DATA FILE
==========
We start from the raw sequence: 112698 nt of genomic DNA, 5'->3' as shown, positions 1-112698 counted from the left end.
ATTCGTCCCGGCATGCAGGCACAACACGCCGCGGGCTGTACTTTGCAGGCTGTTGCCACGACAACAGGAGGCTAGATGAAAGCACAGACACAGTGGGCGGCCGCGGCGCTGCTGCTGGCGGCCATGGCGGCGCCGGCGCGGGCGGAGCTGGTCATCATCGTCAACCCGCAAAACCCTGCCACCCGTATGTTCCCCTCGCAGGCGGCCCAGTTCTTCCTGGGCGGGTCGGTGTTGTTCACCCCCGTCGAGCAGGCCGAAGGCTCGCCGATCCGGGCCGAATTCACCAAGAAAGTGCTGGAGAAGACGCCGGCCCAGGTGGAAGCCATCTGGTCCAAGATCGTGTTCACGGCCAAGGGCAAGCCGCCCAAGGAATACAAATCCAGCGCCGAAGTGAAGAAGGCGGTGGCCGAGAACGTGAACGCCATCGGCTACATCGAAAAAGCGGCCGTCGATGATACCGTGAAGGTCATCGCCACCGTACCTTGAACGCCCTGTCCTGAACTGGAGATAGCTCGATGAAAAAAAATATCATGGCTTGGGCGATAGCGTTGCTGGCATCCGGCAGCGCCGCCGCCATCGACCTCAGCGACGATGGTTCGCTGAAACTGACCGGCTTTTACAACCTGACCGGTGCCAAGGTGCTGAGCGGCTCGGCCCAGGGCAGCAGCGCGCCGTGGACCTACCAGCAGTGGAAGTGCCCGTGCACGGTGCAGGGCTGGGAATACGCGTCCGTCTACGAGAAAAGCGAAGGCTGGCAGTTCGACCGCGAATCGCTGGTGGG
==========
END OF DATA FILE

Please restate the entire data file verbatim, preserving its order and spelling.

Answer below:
We start from the raw sequence: 112698 nt of genomic DNA, 5'->3' as shown, positions 1-112698 counted from the left end.
ATTCGTCCCGGCATGCAGGCACAACACGCCGCGGGCTGTACTTTGCAGGCTGTTGCCACGACAACAGGAGGCTAGATGAAAGCACAGACACAGTGGGCGGCCGCGGCGCTGCTGCTGGCGGCCATGGCGGCGCCGGCGCGGGCGGAGCTGGTCATCATCGTCAACCCGCAAAACCCTGCCACCCGTATGTTCCCCTCGCAGGCGGCCCAGTTCTTCCTGGGCGGGTCGGTGTTGTTCACCCCCGTCGAGCAGGCCGAAGGCTCGCCGATCCGGGCCGAATTCACCAAGAAAGTGCTGGAGAAGACGCCGGCCCAGGTGGAAGCCATCTGGTCCAAGATCGTGTTCACGGCCAAGGGCAAGCCGCCCAAGGAATACAAATCCAGCGCCGAAGTGAAGAAGGCGGTGGCCGAGAACGTGAACGCCATCGGCTACATCGAAAAAGCGGCCGTCGATGATACCGTGAAGGTCATCGCCACCGTACCTTGAACGCCCTGTCCTGAACTGGAGATAGCTCGATGAAAAAAAATATCATGGCTTGGGCGATAGCGTTGCTGGCATCCGGCAGCGCCGCCGCCATCGACCTCAGCGACGATGGTTCGCTGAAACTGACCGGCTTTTACAACCTGACCGGTGCCAAGGTGCTGAGCGGCTCGGCCCAGGGCAGCAGCGCGCCGTGGACCTACCAGCAGTGGAAGTGCCCGTGCACGGTGCAGGGCTGGGAATACGCGTCCGTCTACGAGAAAAGCGAAGGCTGGCAGTTCGACCGCGAATCGCTGGTGGG